Mitigating the Impact of the CyberVor Breach


Start using a password manager. If you are not yet using LastPass or a password manager, we advise getting started immediately. Using a password manager centralizes your logins and passwords in one, secure place. Many people are surprised by just how many passwords they have once they pull what they have saved in their browsers into a password manager. A password manager also makes it easy to follow best practices with passwords and online security.

Run the Security Check. The LastPass Security Check identifies any weak or duplicate passwords, tells you if any sites were affected by Heartbleed, and gives you an overall “security score” so you can understand how you’re progressing with your password security. To run it, click the LastPass icon in your browser toolbar, then under the “Tools” sub-menu select the “Security Check”.

Replace duplicate passwords with generated ones. After running the Security Check, you’ll know which sites have weaker passwords, and you can start updating them. Begin with the most important sites - financial, email, and social. You can launch the site straight from the security check and login, then go to your account settings page on that website, and use LastPass to replace the old password. Repeat for all sites using weak, duplicate, and old passwords. Learn more.

Turn on multifactor authentication.
Multifactor authentication adds another security layer to your account by requiring that you confirm “something you have” (like a Google Authenticator code) after submitting “something you know” (your LastPass email address and master password). LastPass supports 10 multifactor authentication options, giving you the flexibility to choose one that suits your work flow best. Learn more.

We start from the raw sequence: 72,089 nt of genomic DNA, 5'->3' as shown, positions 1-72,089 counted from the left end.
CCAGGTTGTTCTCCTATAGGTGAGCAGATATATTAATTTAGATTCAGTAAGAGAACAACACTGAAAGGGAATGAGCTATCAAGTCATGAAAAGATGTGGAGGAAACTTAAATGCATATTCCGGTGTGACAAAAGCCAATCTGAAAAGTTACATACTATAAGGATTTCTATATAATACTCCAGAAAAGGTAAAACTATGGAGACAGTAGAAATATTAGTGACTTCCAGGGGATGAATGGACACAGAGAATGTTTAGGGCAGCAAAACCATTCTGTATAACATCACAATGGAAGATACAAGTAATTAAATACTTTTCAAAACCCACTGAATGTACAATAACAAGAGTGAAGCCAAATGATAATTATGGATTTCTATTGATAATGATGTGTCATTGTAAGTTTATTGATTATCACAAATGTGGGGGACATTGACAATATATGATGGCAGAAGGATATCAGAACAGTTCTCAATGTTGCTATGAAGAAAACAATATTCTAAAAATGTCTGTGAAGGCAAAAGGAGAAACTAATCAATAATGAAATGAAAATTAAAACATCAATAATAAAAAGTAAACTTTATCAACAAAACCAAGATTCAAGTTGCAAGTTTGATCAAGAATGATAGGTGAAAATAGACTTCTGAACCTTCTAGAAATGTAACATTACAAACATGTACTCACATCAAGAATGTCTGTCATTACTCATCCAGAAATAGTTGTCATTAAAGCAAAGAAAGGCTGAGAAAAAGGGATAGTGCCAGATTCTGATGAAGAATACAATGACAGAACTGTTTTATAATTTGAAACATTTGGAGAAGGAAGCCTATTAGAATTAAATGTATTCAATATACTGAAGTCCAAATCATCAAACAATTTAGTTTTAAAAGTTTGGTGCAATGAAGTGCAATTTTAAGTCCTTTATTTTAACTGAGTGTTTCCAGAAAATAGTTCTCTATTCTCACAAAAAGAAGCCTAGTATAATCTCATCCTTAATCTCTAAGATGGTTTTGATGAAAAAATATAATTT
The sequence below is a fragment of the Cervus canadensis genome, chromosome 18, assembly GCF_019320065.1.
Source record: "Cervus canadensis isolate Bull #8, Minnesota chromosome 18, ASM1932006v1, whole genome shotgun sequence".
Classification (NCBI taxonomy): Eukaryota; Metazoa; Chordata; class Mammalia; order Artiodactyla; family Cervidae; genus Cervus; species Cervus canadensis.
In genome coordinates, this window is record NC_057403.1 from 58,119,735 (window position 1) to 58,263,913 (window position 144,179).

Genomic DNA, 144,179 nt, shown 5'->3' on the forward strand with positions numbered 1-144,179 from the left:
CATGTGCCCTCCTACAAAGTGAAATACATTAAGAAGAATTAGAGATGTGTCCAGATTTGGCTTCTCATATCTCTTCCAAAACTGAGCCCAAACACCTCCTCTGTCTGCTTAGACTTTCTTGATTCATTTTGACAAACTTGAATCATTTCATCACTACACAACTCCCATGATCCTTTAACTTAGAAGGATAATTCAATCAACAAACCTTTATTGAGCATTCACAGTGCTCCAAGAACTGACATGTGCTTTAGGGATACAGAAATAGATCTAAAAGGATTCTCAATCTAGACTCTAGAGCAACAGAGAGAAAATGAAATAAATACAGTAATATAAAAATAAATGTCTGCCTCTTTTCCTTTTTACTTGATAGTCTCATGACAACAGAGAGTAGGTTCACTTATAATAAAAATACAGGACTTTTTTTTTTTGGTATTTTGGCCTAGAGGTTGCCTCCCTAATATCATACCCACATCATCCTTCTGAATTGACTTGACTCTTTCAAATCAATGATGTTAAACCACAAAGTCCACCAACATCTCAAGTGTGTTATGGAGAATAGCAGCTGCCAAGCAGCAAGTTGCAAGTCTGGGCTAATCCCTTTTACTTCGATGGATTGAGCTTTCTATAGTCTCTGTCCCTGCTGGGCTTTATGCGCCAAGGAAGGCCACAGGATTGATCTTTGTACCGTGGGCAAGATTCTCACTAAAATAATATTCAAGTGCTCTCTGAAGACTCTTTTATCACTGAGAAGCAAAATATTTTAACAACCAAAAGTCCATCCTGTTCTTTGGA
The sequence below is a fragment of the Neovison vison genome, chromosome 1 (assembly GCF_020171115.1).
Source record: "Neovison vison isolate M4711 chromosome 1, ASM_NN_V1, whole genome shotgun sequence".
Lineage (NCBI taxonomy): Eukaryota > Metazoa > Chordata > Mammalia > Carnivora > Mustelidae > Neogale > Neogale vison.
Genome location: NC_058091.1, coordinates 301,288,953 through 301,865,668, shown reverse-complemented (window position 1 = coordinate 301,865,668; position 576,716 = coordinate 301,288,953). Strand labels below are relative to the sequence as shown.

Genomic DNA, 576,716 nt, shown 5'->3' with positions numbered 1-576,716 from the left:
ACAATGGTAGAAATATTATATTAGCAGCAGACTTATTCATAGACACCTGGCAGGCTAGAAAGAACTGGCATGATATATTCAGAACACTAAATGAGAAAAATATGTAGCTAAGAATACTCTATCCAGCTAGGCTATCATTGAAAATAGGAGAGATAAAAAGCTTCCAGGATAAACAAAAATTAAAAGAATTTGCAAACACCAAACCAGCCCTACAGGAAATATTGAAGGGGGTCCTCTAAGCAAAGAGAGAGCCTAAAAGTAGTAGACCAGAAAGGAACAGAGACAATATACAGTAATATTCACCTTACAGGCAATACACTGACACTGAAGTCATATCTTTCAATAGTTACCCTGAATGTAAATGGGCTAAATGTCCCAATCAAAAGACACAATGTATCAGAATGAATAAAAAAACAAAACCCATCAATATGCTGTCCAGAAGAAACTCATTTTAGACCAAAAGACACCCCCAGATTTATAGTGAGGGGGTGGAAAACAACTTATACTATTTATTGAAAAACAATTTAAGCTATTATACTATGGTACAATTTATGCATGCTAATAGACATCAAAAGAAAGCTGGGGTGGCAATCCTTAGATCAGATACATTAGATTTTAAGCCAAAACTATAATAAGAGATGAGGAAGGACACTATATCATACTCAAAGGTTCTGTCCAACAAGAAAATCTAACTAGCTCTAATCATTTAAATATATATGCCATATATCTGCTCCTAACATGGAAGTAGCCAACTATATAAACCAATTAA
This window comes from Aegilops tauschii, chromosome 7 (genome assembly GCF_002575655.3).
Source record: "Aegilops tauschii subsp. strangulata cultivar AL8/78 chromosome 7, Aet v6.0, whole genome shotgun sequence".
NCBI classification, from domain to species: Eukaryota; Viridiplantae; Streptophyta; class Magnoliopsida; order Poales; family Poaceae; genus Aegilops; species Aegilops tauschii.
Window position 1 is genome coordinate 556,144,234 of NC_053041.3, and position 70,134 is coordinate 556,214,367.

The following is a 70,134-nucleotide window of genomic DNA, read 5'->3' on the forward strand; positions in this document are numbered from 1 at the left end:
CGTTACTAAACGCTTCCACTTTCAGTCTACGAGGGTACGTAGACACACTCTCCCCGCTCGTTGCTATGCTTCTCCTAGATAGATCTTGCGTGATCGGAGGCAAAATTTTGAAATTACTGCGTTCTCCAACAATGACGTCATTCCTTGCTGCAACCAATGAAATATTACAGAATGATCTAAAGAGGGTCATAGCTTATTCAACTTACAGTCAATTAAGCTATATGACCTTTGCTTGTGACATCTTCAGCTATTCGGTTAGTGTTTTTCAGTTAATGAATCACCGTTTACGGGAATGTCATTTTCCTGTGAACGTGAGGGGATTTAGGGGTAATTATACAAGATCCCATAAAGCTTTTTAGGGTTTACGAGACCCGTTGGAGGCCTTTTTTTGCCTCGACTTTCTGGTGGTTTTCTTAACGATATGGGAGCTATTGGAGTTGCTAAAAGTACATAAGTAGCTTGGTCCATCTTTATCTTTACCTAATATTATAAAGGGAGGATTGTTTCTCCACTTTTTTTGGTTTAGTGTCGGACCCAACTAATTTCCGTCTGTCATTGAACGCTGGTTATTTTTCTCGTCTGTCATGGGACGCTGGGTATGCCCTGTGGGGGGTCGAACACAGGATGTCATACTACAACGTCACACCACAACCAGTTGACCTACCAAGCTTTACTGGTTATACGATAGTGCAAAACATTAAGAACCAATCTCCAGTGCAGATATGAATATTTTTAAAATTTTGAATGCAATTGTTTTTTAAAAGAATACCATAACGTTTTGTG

Online security is about mitigation and remaining proactive. The protection of your online identity is in part dependent on utilizing strong, unique passwords for all of your online accounts. Just like you wouldn't give your one house key to someone you don't trust, don't give the same password to every website you use. By replacing weak and duplicate passwords, using multifactor authentication, and centralizing your accounts with a password manager, you’ll help mitigate the potential impact of this massive data breach and others in the future.

Jul 29, 2014

Google Android "Fake ID" Security Flaw Discovered: What You Need to Know

Bluebox Labs, the mobile security research team at BlueBox Security, announced the discovery of an Android flaw they have dubbed “Fake ID”. “Fake ID” exploits a device’s digital signature, which Android uses to verify that apps are who they say they are.

Essentially, the issue is that while Android checked that an app had the correct ID before granting it special privileges, it failed to check that the ID was in fact valid and not forged. As reported to the BBC, the researchers liken it to a visitor flashing his valid-looking badge to a security guard, but the guard failing to call the employer of that visitor to verify he is who he says he is. “Fake ID” is concerning because no action or approval is required of the device owner and any actions taken are hidden. In one example, the faked certification signature could be exploited by an app to impersonate Google Wallet to obtain payment data. The flaw is said to affect Android from the January 2010 release of 2.1 up to Android 4.3.